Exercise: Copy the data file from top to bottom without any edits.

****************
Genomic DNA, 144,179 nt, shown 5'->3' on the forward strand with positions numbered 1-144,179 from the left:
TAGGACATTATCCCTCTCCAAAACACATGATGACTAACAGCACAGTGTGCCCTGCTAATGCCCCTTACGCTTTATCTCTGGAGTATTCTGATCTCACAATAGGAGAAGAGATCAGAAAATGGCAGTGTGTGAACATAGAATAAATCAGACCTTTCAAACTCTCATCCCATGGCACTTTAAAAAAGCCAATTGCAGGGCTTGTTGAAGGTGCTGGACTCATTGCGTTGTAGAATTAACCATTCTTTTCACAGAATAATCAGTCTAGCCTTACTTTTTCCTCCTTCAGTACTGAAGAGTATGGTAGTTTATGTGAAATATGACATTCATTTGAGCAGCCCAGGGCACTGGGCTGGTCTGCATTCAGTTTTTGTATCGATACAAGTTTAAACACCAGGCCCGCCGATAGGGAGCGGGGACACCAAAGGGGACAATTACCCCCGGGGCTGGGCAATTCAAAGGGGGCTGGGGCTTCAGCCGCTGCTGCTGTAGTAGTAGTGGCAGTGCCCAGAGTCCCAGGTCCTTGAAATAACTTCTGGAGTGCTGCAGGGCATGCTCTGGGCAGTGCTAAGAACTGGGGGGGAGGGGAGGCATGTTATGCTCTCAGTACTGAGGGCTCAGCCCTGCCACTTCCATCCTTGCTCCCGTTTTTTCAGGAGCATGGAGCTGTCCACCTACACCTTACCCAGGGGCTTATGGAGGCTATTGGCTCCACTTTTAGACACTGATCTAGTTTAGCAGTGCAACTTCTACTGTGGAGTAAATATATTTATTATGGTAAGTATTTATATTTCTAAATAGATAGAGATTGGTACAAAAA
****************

Genomic DNA, 144,179 nt, shown 5'->3' on the forward strand with positions numbered 1-144,179 from the left:
TAGGACATTATCCCTCTCCAAAACACATGATGACTAACAGCACAGTGTGCCCTGCTAATGCCCCTTACGCTTTATCTCTGGAGTATTCTGATCTCACAATAGGAGAAGAGATCAGAAAATGGCAGTGTGTGAACATAGAATAAATCAGACCTTTCAAACTCTCATCCCATGGCACTTTAAAAAAGCCAATTGCAGGGCTTGTTGAAGGTGCTGGACTCATTGCGTTGTAGAATTAACCATTCTTTTCACAGAATAATCAGTCTAGCCTTACTTTTTCCTCCTTCAGTACTGAAGAGTATGGTAGTTTATGTGAAATATGACATTCATTTGAGCAGCCCAGGGCACTGGGCTGGTCTGCATTCAGTTTTTGTATCGATACAAGTTTAAACACCAGGCCCGCCGATAGGGAGCGGGGACACCAAAGGGGACAATTACCCCCGGGGCTGGGCAATTCAAAGGGGGCTGGGGCTTCAGCCGCTGCTGCTGTAGTAGTAGTGGCAGTGCCCAGAGTCCCAGGTCCTTGAAATAACTTCTGGAGTGCTGCAGGGCATGCTCTGGGCAGTGCTAAGAACTGGGGGGGAGGGGAGGCATGTTATGCTCTCAGTACTGAGGGCTCAGCCCTGCCACTTCCATCCTTGCTCCCGTTTTTTCAGGAGCATGGAGCTGTCCACCTACACCTTACCCAGGGGCTTATGGAGGCTATTGGCTCCACTTTTAGACACTGATCTAGTTTAGCAGTGCAACTTCTACTGTGGAGTAAATATATTTATTATGGTAAGTATTTATATTTCTAAATAGATAGAGATTGGTACAAAAA